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October 18, 2005

Protestants Just Being Protestants
by Jon M. Sweeney

It is the nature of Protestants to protest. In fact, that’s where the word Protestant comes from. We challenge, dissent, and insist on reform and return to a model of faith and doctrine that nonetheless has changed over time.

Three weeks ago today (Sept. 27), five Episcopal priests and members of six Episcopal churches filed a federal lawsuit against their bishop in a Hartford, Connecticut, court. They allege that Bishop Andrew D. Smith and others in the denomination have violated their civil and property rights through an abuse of power. The 67-page suit claims that the bishop overstepped his lawful bounds when he began stripping priests of their jobs in response to their refusing to recognize his authority and the role of others in denominational headquarters who disagree with the priests on certain moral issues.

Now, if this sounds somewhat like the original American colonists rebelling against King George III, it’s no accident. They were Protestants, too. We have always gotten geared up for this sort of thing.

Today’s Episcopalians were proudly calling themselves members of The Church of England 250 years ago. And 250 years before that, they were proudly aligning themselves with the Pope in Rome. Fractures mark the history of Protestantism.

Similar movements of dissent are happening in other traditionally “mainline” denominations. Almost without exception, the protesters look back to a time in their history when belief was more constant and change less common, and they argue that something has gone wrong to make things different today. It is no coincidence that all of these denominations began ordaining women sometime in the last thirty years. That step almost broke the back of Evangelicals (who are found in every Protestant denomination) within their ranks, and now, gays in ministry has become their last straw. The “Connecticut Six,” as the dissenting Episcopal priests have taken to calling themselves, first refused the bishop’s authority after he voted two years ago to confirm the consecration of Bishop V. Gene Robinson of New Hampshire, the Church’s first openly gay bishop.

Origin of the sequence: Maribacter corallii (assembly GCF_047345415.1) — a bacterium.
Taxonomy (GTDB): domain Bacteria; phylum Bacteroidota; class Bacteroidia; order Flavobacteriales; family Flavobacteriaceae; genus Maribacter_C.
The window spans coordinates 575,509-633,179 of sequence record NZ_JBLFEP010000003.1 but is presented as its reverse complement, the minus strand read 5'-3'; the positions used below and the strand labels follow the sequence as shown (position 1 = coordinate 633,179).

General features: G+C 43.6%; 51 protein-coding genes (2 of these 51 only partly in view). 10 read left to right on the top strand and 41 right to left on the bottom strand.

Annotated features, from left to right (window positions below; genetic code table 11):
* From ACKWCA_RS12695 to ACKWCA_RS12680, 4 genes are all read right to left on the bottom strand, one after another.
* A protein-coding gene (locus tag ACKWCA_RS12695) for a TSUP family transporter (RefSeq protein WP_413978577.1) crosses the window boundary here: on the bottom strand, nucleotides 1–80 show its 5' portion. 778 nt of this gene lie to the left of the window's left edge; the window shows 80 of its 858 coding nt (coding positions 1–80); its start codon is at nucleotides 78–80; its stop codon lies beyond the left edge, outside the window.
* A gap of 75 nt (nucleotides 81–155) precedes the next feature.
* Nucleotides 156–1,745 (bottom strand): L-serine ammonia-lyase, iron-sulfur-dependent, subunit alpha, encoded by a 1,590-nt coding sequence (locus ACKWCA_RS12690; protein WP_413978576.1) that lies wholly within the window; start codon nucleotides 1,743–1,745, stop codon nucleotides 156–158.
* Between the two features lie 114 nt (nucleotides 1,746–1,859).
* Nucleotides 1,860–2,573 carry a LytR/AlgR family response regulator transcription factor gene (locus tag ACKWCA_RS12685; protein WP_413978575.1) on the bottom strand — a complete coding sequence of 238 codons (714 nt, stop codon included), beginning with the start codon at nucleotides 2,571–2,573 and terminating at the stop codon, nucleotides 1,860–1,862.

Websites—the new vehicle of dissent

Episcopalians can easily tune into the most vociferous voices of dissent in their ranks by visiting VirtueOnline, which describes itself as “the Anglican Communion's largest Biblically Orthodox Online News Service. Challenging, controversial, never dull, VirtueOnline exists to keep its readers informed about the worldwide Anglican Communion and to preach the gospel of our Lord Jesus Christ.” (virtueonline.org)

Similarly, upset United Methodists have the virtual magazine Good News, describing itself as “a voice for repentance, an agent for reform, and a catalyst for renewal within the United Methodist Church.” (www.goodnewsmag.org)

Lutherans (ELCA) have The Evangelical Lutheran Confessing Fellowship site, which believes that “traditional Christian churches have seen an unprecedented erosion of the commonly held beliefs of the one true Faith in Jesus Christ. Increasingly, lines continue to be drawn between those upholding the historic Confession of Faith, and those who would rewrite this Confession.” (elcf.net)

For Presbyterians (PCUSA), The Layman Online has fueled dissent in the pews. The site is owned by the Presbyterian Lay Committee, also publishers of the equally contentious Presbyterian Layman newspaper. (layman.org)

And finally, the United Church of Christ has UCC Truths for those who agree that “over the last few decades, the national offices of the United Church of Christ have shifted away from the needs of the local church and have set on a course of dishonest political activism that few in the local church are aware of and, often unknowingly, contribute to.” (ucctruths.com)

All of these websites are a fascinating, 21st century symptom of the traditional Protestant identity. Those outside of Protestantism might wonder why the disgruntled don’t just simply de-camp and move elsewhere. Certainly, there are plenty of denominational options out there? Disappointed United Methodists could simply become new Presbyterians. Unhappy ELCA Lutherans, new Missouri-Synod Lutherans. And so on. But sometimes it doesn’t happen that way. To go and start a new church is a very Protestant thing to do, but so is staying and fighting.

Before leaving for more comfortable confines, realigning themselves with a church that professes a more ancient “confession” or “orthodoxy,” these Christians must first protest, arguing and fighting for the faith of their fathers and mothers. Luther, Calvin, and Zwingli—the heroes of Protestantism—argued along similar lines five hundred years ago. The precedents for an evolving Protestant landscape are there, and, in perspective, the time necessary for change is short. Even so, the shifts and splits in churches and denominations is a disturbing and unpleasant process for many.

© 2005 Jon M. Sweeney.

—Jon M. Sweeney is a writer and editor living in Vermont. His new book is .

More by Jon Sweeney.

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